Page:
LGBT ally networks advocate for students

By Lisa Chung

Before becoming an ally on campus, Associate Dean of Students Cathy Acevedo said she was “naive and unknowledgeable” of the lesbian, gay, bisexual and transgender community. Acevedo said she began seeing society as “hetero-sexist” by working as an ally for the past 15 years.

Ally networks serve students, faculty and staff members by raising awareness of lesbian, gay, bisexual and transgender issues. These networks heavily focus on what it’s like to be an LGBT person, said Curt McKay, director of the Office of LGBT Resources.

One three-hour formal training session offered by the Sexual Orientation Diversity Allies is required to become an ally.

Monthly meetings keep allies updated and allow them to discuss specialized topics, such as marriage rights among homosexual couples, said Rene Monteagudo, co-chair of Sexual Orientation Diversity Allies and a psychologist at the Counseling Center.

Although becoming an ally may take just three hours, Monteagudo recommended that allies attend these meetings to add on to the trainings, as ally training should “not be a one-stop training,” but a lifelong experience.

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“When you’re an ally you learn a lot about personal issues of (LGBT people),” said Acevedo. “It’s really important to know how other people struggle on campus.”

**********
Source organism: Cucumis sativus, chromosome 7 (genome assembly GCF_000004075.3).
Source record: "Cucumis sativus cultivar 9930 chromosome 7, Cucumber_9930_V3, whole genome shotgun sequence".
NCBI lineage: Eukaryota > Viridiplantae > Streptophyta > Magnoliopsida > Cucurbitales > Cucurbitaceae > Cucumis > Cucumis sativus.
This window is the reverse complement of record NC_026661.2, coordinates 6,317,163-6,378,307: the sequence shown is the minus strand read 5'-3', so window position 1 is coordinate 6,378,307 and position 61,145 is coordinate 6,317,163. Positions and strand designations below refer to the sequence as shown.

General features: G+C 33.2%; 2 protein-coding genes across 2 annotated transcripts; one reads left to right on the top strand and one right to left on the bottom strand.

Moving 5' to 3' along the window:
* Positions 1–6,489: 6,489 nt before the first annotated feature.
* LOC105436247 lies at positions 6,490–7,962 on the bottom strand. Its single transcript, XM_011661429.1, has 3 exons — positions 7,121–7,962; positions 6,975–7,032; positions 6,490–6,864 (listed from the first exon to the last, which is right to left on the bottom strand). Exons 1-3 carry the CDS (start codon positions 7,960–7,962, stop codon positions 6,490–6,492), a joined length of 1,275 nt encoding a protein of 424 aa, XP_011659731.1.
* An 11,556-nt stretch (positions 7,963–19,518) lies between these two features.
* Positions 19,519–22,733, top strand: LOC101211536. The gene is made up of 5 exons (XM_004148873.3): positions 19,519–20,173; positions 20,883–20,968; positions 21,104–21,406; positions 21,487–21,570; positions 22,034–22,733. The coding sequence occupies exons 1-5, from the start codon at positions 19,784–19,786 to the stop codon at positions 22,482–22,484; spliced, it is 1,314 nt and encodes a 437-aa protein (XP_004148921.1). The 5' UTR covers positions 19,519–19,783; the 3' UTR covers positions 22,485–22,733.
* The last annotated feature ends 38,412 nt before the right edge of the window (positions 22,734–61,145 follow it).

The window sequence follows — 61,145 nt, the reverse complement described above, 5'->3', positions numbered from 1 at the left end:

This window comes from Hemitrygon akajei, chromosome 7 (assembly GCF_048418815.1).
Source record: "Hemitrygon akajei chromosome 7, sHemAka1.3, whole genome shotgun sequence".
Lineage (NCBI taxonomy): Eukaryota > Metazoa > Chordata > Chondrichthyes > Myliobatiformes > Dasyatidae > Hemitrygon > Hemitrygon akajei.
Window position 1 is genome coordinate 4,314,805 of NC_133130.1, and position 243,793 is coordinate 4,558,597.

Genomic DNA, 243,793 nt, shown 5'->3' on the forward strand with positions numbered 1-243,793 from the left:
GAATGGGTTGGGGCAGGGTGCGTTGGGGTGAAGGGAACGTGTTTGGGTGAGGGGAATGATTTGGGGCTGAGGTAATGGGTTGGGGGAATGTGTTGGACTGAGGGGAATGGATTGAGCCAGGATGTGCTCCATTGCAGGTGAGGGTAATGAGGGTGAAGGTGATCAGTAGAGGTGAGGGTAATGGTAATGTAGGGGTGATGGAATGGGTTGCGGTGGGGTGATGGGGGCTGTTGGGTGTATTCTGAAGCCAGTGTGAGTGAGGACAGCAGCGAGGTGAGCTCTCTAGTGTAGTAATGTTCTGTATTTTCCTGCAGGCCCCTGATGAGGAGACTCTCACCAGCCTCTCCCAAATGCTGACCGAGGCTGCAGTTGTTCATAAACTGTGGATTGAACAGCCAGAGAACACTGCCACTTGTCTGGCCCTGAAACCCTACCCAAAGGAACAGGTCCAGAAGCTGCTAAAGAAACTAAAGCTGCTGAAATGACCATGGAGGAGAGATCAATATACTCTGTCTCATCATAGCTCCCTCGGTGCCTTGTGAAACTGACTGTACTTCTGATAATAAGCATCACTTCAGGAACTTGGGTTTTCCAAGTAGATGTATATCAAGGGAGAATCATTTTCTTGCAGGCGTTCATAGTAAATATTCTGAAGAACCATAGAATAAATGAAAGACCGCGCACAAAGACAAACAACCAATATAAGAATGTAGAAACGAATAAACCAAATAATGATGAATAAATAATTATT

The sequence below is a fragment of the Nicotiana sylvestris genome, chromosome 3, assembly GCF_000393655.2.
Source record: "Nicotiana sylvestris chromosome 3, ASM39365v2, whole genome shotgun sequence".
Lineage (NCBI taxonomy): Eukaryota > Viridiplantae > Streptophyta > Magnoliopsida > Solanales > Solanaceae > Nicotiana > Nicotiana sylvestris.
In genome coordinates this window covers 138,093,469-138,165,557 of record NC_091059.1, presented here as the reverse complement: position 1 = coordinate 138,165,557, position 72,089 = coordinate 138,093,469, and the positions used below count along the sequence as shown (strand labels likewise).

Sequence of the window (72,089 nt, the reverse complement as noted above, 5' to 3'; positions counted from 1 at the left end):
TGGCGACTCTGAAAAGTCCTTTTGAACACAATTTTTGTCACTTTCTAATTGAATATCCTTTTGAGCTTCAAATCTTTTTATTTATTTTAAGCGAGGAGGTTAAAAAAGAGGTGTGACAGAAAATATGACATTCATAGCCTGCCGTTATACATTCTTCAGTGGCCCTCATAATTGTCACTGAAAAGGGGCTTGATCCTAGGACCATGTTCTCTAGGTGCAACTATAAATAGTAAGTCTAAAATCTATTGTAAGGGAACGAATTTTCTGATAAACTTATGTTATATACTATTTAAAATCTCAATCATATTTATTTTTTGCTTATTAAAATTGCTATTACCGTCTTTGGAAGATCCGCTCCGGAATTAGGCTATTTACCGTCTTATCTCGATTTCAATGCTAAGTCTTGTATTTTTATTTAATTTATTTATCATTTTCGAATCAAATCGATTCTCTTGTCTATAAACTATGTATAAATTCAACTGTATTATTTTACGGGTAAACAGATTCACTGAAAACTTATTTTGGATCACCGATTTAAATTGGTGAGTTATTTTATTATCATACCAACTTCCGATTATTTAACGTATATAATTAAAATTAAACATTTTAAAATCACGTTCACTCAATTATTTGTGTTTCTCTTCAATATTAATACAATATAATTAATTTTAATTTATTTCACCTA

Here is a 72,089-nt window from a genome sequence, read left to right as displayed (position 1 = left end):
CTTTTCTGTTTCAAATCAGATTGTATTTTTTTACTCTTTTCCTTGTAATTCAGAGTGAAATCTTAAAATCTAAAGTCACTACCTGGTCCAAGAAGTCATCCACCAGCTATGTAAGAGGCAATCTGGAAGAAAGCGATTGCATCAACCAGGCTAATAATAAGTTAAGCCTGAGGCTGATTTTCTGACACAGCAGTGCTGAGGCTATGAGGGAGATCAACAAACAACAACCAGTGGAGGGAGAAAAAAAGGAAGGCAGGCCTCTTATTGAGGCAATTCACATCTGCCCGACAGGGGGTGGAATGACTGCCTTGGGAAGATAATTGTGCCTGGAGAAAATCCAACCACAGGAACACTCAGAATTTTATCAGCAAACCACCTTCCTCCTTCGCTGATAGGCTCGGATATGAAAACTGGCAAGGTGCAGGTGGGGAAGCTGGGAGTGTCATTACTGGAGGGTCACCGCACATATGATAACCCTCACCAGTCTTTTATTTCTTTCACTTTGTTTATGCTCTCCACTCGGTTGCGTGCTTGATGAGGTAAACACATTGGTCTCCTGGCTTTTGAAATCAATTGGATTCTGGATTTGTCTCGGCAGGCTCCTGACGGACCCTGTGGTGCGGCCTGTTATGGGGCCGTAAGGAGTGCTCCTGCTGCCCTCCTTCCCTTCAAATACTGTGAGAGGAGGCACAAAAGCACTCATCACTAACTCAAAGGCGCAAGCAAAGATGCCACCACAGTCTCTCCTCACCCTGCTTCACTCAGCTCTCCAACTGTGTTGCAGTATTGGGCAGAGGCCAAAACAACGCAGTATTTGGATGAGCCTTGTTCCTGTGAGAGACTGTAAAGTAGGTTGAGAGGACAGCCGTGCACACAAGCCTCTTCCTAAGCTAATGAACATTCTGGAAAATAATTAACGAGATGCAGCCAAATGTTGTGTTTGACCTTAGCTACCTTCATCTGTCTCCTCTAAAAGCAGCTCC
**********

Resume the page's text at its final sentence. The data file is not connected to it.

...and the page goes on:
The presence of ally groups on campus is critical in informing LGBT students that there are faculty and staff members who are affirming of them, McKay said.

“It shows that there are people on campus they can talk to and who support them.” McKay said.

The Office of LGBT Resources hopes to work with teacher programs in the College of Education to have greater effects in schools, McKay said.

“If we help educate teachers as they’re going into the field, then they’ll be more likely to do something when they’re in their own classrooms,” he said.

There are more than 200 allies at the University, including students, faculty and staff members.

“Students, regardless of their identity status, deserve to feel safe and welcomed, and as part of my work in student affairs, I work really hard to offer students a full educational experience,” Acevedo said. “Allies help to ensure that by being supporters and advocates.”